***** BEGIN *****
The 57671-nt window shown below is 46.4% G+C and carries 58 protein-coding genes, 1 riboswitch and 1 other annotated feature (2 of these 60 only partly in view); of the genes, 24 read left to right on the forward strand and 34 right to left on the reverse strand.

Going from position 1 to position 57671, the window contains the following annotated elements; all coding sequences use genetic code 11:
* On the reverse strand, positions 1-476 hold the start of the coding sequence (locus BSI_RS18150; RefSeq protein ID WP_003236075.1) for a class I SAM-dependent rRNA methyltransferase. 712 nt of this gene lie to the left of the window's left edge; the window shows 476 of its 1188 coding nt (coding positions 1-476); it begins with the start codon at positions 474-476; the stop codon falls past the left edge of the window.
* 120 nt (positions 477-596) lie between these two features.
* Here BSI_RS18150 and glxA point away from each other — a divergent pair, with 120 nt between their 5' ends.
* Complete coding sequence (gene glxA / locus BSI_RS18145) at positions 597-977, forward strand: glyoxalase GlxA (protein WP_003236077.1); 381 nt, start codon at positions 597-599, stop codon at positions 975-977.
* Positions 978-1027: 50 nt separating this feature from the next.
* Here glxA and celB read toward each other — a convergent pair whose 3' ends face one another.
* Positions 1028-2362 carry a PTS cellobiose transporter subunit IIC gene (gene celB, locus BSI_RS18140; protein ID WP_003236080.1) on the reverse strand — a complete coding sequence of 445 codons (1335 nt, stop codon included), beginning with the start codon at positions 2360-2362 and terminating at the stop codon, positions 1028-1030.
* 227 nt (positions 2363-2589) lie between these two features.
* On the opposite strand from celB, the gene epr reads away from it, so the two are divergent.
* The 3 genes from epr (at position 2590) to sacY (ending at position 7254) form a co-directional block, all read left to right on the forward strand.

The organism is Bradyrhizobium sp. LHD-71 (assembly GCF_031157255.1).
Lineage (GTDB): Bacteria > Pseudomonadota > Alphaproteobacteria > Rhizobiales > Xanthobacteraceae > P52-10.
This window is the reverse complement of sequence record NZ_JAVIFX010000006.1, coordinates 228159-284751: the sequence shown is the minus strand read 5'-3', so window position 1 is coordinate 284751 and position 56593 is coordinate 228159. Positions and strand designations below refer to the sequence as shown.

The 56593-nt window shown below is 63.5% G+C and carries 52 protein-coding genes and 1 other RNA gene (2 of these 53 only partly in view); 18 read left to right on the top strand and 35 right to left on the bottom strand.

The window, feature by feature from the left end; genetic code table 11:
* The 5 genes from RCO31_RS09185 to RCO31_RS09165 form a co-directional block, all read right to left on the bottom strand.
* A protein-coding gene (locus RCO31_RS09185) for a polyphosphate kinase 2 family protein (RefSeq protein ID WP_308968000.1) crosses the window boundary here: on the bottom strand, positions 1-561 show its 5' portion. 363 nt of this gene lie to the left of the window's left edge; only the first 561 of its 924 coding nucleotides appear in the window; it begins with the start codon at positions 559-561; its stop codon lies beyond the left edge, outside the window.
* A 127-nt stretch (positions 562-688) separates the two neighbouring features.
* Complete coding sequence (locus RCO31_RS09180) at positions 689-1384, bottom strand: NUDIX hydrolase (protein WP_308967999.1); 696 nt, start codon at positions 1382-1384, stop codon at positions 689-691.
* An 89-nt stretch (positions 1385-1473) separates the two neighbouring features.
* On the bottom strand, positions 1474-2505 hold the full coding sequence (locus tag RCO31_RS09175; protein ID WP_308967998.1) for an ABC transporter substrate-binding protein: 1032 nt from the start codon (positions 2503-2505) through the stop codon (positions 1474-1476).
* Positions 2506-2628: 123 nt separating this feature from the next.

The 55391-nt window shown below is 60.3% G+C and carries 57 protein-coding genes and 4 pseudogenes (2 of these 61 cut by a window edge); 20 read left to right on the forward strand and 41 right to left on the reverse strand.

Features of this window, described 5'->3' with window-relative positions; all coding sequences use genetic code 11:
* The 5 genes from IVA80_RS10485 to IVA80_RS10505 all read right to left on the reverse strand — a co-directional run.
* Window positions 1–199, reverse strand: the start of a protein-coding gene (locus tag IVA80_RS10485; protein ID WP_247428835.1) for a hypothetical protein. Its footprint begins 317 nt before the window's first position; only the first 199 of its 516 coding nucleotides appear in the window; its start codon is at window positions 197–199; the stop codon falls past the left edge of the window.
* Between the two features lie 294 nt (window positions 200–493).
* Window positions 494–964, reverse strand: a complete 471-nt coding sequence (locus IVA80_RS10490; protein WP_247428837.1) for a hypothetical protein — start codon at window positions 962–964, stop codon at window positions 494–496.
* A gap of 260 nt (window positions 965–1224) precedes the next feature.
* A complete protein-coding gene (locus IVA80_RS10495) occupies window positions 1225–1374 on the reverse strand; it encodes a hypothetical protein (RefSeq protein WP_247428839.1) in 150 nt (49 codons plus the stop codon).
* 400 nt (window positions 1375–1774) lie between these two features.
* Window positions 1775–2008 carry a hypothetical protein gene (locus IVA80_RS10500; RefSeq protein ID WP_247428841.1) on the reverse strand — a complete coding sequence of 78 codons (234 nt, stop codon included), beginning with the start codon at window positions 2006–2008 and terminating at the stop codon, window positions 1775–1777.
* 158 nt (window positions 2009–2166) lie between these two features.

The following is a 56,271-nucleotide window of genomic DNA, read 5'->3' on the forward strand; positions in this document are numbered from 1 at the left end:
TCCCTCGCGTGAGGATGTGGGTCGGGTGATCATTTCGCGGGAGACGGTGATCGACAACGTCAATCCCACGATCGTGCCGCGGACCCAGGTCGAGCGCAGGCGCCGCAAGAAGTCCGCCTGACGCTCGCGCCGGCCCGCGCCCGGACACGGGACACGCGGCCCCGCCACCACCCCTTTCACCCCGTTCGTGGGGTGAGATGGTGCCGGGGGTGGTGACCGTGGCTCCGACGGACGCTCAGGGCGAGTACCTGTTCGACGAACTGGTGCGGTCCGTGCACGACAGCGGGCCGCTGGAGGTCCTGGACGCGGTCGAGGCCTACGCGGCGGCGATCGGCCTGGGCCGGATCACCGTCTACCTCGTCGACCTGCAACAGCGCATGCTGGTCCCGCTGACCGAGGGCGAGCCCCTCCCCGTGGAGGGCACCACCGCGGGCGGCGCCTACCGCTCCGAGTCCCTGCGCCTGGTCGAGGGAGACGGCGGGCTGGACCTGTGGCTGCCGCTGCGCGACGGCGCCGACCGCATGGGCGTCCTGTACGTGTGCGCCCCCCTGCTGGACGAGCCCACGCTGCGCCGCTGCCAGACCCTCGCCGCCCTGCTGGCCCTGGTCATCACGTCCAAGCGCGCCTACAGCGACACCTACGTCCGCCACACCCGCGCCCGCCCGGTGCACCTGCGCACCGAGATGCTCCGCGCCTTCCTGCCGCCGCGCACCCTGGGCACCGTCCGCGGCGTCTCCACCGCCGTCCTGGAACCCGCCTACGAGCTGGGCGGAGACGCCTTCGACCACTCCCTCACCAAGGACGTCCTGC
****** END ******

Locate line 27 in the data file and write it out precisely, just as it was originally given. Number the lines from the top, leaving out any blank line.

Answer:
* The 5 genes from IVA80_RS10485 to IVA80_RS10505 all read right to left on the reverse strand — a co-directional run.